Spontaneous speciation?

In a world without natural selection and no vast mountain ranges dividing populations, one might expect biodiversity to remain forever stagnant. But according to a study published this week in Nature, new species can arise arbitrarily and without provocation, challenging the widely held notion that physical isolation and selection are the driving forces behind speciation. Image: Wikimedia commons"So much of ecology and evolutionary biology is based on this idea of adaptive divergence leading to

Jef Akst
Jef Akst

Jef (an unusual nickname for Jennifer) got her master’s degree from Indiana University in April 2009 studying the mating behavior of seahorses. After four years of diving off the Gulf...

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Jul 14, 2009
In a world without natural selection and no vast mountain ranges dividing populations, one might expect biodiversity to remain forever stagnant. But according to a study published this week in Nature, new species can arise arbitrarily and without provocation, challenging the widely held notion that physical isolation and selection are the driving forces behind speciation.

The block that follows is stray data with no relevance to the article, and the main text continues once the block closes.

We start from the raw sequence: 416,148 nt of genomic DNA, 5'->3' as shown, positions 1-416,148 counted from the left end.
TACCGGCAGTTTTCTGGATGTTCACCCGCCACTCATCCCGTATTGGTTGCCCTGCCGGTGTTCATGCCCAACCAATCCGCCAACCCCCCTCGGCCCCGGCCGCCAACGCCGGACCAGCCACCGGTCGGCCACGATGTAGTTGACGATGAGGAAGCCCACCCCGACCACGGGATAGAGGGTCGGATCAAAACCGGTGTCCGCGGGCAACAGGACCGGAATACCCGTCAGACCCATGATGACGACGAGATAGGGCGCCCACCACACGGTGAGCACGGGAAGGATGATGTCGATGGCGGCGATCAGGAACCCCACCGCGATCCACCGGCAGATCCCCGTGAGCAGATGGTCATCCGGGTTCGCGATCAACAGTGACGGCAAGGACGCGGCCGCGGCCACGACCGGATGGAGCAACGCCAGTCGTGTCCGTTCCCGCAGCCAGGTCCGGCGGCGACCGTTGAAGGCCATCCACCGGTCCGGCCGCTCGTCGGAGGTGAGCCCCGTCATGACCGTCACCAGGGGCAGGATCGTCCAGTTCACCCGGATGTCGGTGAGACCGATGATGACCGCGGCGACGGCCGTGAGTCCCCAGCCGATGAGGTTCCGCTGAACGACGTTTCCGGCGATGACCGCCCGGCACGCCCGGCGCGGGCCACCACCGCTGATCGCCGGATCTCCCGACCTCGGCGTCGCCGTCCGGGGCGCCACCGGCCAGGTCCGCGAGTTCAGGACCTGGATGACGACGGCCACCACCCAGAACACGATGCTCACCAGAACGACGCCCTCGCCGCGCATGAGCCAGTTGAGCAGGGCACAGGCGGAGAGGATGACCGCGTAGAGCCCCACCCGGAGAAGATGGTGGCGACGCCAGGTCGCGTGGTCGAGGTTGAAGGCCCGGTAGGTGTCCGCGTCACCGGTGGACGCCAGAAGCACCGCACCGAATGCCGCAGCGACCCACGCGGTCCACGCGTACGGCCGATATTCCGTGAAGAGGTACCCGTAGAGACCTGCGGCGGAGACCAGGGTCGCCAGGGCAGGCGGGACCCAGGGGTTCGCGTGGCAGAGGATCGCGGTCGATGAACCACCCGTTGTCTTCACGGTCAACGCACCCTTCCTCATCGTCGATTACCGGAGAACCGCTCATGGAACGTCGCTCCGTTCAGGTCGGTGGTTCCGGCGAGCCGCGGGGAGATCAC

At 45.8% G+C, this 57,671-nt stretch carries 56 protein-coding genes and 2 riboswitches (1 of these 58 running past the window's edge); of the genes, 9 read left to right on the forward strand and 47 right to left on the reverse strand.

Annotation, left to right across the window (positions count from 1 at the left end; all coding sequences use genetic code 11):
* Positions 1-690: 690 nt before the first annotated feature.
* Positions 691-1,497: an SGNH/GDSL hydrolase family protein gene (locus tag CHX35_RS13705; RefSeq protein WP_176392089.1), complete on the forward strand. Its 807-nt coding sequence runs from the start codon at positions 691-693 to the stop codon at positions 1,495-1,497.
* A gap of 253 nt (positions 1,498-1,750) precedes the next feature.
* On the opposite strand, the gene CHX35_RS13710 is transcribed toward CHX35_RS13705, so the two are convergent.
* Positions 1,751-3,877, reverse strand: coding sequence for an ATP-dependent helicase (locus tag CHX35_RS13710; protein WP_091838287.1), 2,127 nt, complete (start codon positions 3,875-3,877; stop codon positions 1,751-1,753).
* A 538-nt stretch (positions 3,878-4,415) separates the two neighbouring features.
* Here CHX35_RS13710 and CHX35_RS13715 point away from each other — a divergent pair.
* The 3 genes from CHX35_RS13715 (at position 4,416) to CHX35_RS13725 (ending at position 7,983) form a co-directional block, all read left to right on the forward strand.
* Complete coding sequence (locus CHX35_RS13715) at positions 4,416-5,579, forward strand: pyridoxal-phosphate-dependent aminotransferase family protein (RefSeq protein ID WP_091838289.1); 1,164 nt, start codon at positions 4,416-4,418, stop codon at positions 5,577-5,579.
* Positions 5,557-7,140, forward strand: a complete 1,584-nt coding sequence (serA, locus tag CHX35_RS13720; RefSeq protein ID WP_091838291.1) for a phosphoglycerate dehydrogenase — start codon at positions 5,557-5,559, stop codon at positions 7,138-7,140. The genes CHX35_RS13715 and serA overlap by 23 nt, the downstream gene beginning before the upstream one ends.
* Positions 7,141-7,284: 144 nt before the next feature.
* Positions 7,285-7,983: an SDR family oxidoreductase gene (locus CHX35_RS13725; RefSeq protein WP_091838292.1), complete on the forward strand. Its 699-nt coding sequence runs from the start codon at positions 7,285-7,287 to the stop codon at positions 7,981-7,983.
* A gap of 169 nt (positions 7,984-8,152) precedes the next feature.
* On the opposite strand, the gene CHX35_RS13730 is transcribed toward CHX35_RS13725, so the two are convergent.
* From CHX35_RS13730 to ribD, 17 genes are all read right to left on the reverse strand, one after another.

Image: Wikimedia commons
"So much of ecology and evolutionary biology is based on this idea of adaptive divergence leading to speciation," said evolutionary biology linkurl:Charles Goodnight;http://www.uvm.edu/%7Ebiology/Faculty/Goodnight/Goodnight.html of the University of Vermont, who was not involved in the work. "What this [study] is saying is that speciation may just be a result of random processes." In 2001, linkurl:Stephen Hubbell;http://www.plantbio.uga.edu/%7Eshubbell/Webpages/Members/steve_wp.htm of the University of Georgia proposed the neutral theory of biodiversity, in which the patterns of biodiversity across the globe are explained largely by chance. The idea brought into question the traditional, niche-based view of ecological...




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